In the beginning, the drones constructed by Terry and Belinda Kilby fired spray-and-pray-style from the skies above Baltimore.
By shooting a photograph every two seconds, they were guaranteed a handful of good images by the time their miniature flying vehicles returned to Earth after a 10-minute foray — but only if they managed to keep their drones airborne. The married pair’s earliest drones were cobbled together, assembled on Arduino boards with sensors pulled from Nintendo Wii remotes.
“Of course you could just go out and buy a drone that’s ready to fly out of the box,” said Belinda, a 39-year-old painter and sculptor who now does digital photography full-time with the drones she and her husband build under the name Elevated Element.
And they do build their drones.
“We never really bought into the whole kit idea,” said Terry, a 40-year-old iOS developer at web design firm Cynergy in Harbor East.
(Scroll below for 10 of their photos.)
From a garage-turned-machine shop in Owings Mills, they use a CNC router, laser cutters and 3D printers to build their unmanned, multi-rotor mini-copters. The Kilbys have four drones in their aerial photography fleet, and are now on the 10th prototype of their original drone design. They’re planning to release one of their drone blueprints to the public.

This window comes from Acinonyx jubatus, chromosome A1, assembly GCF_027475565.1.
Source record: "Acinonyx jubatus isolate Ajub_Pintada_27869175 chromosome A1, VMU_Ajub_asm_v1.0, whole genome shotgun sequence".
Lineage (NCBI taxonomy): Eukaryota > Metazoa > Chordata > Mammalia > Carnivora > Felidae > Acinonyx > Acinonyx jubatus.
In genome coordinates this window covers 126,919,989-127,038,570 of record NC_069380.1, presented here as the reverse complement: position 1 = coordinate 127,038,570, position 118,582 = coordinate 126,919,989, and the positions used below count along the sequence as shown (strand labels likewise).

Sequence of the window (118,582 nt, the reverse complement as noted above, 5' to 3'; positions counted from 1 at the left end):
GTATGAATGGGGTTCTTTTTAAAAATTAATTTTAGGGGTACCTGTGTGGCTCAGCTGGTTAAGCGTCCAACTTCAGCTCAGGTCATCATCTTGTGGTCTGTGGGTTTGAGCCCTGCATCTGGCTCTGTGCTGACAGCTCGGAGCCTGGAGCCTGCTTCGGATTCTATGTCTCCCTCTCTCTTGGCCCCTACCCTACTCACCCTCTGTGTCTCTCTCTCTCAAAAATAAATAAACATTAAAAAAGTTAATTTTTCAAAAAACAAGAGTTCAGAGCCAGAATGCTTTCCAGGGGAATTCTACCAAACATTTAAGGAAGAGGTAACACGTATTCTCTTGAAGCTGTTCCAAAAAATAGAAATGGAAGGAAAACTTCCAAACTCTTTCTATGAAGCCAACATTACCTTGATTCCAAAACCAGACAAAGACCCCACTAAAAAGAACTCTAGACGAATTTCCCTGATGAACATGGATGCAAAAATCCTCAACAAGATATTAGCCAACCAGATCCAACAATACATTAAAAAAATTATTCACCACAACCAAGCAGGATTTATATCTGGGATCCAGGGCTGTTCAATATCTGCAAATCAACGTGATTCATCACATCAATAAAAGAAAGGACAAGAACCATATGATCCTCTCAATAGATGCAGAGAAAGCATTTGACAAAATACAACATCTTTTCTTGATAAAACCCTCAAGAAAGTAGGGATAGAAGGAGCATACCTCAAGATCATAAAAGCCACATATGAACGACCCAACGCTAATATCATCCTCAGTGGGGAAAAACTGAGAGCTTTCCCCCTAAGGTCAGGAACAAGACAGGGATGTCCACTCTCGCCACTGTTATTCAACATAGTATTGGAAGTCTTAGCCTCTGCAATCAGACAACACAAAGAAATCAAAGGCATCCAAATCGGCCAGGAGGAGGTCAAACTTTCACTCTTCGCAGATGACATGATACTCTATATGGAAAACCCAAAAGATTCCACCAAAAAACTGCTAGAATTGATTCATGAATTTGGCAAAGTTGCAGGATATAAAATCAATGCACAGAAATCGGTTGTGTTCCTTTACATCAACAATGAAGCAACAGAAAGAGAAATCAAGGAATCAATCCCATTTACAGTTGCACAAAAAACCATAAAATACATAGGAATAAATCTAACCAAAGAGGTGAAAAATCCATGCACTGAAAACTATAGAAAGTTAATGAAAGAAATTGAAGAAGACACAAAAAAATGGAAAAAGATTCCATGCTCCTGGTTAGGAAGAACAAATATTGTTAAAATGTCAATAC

Since 2010, the Kilbys have taken tens of thousands of photographs of Baltimore city using a camera mounted on the drones they’ve built. In support of “Drone Art: Baltimore,” a new collection of the Kilbys’ drone photography, the couple is displaying their original drone images at the World Trade Center in downtown Baltimore.
The Kilbys’ drone art exhibit opening party is at the World Trade Center on Oct. 25 at 5:30 p.m. Admission is free.
“It all happened because Belinda saw potential in what I was doing in the yard one day,” Terry said. “I had a little store-bought RC helicopter, and put this little tiny camera up in the air.”
Prints of their photographs typically sell for $50.
Terry flies the drones, while Belinda takes the photographs: as Terry maneuvers closer to each target, Belinda looks through a small monitor on the ground, angling the camera, adjusting Terry’s navigation, and precisely timing each shot.
This summer, the Kilbys taught the two-week “Aerial Pursuits” class at the Digital Harbor Foundation‘s MakerCamp. It was familiar territory for Belinda, who was a Baltimore City Public Schools teacher for 10 years.
“We have a full curriculum that is Common Core-based and Maryland state Department of Education STEM standards-based,” Belinda said.
And, as one would expect, they taught students to build drones from scratch.
“At some point, you’re going to crash,” she said. “So you should be able to repair it.”
Photos and descriptions by Belinda and Terry Kilby:
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